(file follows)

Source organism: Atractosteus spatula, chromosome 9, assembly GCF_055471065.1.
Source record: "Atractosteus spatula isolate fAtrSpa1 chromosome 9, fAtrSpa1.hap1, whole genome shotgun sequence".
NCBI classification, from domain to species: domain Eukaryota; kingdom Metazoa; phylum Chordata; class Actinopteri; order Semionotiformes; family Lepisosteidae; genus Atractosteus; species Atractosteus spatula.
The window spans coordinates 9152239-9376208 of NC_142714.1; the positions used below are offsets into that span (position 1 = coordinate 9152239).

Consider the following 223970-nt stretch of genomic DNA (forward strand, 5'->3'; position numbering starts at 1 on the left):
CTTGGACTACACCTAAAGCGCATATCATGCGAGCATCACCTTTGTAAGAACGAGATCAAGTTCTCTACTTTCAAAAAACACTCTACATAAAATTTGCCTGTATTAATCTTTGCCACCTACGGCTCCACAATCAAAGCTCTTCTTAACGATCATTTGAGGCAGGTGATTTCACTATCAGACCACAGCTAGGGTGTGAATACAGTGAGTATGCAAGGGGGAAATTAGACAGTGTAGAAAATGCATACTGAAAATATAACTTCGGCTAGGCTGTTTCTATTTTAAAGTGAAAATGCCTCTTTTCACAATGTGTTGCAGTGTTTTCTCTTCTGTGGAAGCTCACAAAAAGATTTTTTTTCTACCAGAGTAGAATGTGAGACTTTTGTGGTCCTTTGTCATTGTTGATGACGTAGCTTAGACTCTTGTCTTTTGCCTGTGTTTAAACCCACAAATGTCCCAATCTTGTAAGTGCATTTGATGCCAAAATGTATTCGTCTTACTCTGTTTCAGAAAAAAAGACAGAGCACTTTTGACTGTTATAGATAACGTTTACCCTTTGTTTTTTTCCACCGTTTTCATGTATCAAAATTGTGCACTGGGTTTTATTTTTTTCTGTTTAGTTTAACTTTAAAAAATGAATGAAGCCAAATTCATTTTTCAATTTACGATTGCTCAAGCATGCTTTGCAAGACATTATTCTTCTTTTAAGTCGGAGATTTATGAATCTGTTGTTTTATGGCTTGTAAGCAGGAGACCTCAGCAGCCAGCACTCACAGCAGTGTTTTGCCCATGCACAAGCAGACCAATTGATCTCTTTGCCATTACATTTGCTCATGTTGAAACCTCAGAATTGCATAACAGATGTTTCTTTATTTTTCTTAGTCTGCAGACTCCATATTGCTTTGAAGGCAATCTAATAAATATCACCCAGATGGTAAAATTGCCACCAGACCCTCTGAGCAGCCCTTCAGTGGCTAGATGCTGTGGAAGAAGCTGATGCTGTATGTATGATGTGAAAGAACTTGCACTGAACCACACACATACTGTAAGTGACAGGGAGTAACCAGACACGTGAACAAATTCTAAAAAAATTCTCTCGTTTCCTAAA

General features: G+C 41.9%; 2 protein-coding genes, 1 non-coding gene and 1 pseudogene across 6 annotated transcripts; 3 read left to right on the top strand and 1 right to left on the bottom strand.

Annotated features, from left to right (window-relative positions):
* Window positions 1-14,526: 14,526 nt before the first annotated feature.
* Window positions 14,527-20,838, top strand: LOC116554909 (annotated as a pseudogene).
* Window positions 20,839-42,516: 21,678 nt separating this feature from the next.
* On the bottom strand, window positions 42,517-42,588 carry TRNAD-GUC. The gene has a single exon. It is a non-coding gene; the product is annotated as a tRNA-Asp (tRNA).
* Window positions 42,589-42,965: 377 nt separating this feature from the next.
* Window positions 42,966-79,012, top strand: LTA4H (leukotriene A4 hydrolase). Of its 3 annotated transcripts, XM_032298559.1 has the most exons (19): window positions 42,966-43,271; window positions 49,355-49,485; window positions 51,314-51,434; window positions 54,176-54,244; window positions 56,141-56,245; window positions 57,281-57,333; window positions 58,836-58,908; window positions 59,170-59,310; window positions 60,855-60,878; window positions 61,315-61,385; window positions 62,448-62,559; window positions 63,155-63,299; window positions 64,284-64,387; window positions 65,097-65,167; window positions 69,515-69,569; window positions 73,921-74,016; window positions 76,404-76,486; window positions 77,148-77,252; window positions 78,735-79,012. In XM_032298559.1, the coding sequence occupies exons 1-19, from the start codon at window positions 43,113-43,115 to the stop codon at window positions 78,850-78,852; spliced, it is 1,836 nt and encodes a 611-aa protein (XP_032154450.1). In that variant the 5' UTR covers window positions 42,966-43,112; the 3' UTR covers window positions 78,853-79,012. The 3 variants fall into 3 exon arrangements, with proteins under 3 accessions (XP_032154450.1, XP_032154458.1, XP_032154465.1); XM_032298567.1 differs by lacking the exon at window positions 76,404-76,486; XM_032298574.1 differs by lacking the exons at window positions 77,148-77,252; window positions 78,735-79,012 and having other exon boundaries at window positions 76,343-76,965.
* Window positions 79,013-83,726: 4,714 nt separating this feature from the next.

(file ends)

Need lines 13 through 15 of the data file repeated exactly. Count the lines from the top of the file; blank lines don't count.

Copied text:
* Window positions 42,589-42,965: 377 nt separating this feature from the next.
* Window positions 42,966-79,012, top strand: LTA4H (leukotriene A4 hydrolase). Of its 3 annotated transcripts, XM_032298559.1 has the most exons (19): window positions 42,966-43,271; window positions 49,355-49,485; window positions 51,314-51,434; window positions 54,176-54,244; window positions 56,141-56,245; window positions 57,281-57,333; window positions 58,836-58,908; window positions 59,170-59,310; window positions 60,855-60,878; window positions 61,315-61,385; window positions 62,448-62,559; window positions 63,155-63,299; window positions 64,284-64,387; window positions 65,097-65,167; window positions 69,515-69,569; window positions 73,921-74,016; window positions 76,404-76,486; window positions 77,148-77,252; window positions 78,735-79,012. In XM_032298559.1, the coding sequence occupies exons 1-19, from the start codon at window positions 43,113-43,115 to the stop codon at window positions 78,850-78,852; spliced, it is 1,836 nt and encodes a 611-aa protein (XP_032154450.1). In that variant the 5' UTR covers window positions 42,966-43,112; the 3' UTR covers window positions 78,853-79,012. The 3 variants fall into 3 exon arrangements, with proteins under 3 accessions (XP_032154450.1, XP_032154458.1, XP_032154465.1); XM_032298567.1 differs by lacking the exon at window positions 76,404-76,486; XM_032298574.1 differs by lacking the exons at window positions 77,148-77,252; window positions 78,735-79,012 and having other exon boundaries at window positions 76,343-76,965.
* Window positions 79,013-83,726: 4,714 nt separating this feature from the next.